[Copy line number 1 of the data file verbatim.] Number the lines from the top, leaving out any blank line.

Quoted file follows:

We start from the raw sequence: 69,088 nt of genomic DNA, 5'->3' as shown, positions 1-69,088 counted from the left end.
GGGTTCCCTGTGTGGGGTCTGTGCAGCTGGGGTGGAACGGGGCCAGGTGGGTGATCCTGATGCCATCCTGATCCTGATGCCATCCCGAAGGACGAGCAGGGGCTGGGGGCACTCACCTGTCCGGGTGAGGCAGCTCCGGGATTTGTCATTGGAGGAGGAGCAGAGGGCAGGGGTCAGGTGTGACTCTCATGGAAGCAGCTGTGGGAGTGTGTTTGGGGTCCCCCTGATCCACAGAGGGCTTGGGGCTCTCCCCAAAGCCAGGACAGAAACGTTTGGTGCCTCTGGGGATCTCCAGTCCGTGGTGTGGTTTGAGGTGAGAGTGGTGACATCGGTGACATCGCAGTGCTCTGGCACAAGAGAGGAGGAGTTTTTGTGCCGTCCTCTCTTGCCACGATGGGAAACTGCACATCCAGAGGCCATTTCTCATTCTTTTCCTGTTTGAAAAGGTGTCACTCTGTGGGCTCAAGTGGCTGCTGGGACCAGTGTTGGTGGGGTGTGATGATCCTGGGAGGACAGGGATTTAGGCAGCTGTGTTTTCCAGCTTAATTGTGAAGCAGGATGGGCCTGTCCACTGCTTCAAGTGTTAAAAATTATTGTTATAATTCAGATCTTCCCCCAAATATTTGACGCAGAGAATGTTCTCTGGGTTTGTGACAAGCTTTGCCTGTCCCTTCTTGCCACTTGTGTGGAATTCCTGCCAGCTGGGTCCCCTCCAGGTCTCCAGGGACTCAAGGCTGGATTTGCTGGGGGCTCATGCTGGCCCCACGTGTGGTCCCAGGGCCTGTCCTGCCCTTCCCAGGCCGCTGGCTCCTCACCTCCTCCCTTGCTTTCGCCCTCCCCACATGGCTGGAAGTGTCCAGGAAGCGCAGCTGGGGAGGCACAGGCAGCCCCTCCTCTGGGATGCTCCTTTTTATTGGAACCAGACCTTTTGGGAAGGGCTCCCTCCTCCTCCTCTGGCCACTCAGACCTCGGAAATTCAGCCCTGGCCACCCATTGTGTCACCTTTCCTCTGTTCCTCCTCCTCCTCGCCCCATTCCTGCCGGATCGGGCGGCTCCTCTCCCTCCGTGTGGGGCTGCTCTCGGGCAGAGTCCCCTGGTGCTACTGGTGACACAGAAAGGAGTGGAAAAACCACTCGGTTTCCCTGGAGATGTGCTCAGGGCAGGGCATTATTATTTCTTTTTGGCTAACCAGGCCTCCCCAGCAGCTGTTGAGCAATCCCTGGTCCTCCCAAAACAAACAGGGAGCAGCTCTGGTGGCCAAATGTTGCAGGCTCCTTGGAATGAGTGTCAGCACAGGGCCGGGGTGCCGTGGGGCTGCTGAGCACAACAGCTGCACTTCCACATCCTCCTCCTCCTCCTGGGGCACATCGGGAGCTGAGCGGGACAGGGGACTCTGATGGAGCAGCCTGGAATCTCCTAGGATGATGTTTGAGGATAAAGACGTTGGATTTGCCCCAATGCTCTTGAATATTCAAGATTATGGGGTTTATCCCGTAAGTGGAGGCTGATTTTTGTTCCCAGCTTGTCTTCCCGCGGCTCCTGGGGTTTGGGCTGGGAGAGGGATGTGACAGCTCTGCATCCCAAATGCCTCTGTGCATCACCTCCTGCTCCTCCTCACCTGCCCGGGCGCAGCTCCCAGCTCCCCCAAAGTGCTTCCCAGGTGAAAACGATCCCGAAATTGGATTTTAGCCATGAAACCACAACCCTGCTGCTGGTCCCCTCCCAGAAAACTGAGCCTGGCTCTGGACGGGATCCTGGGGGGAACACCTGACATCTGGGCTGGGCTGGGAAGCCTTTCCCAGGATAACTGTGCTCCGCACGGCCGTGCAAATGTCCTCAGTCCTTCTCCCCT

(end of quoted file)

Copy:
We start from the raw sequence: 69,088 nt of genomic DNA, 5'->3' as shown, positions 1-69,088 counted from the left end.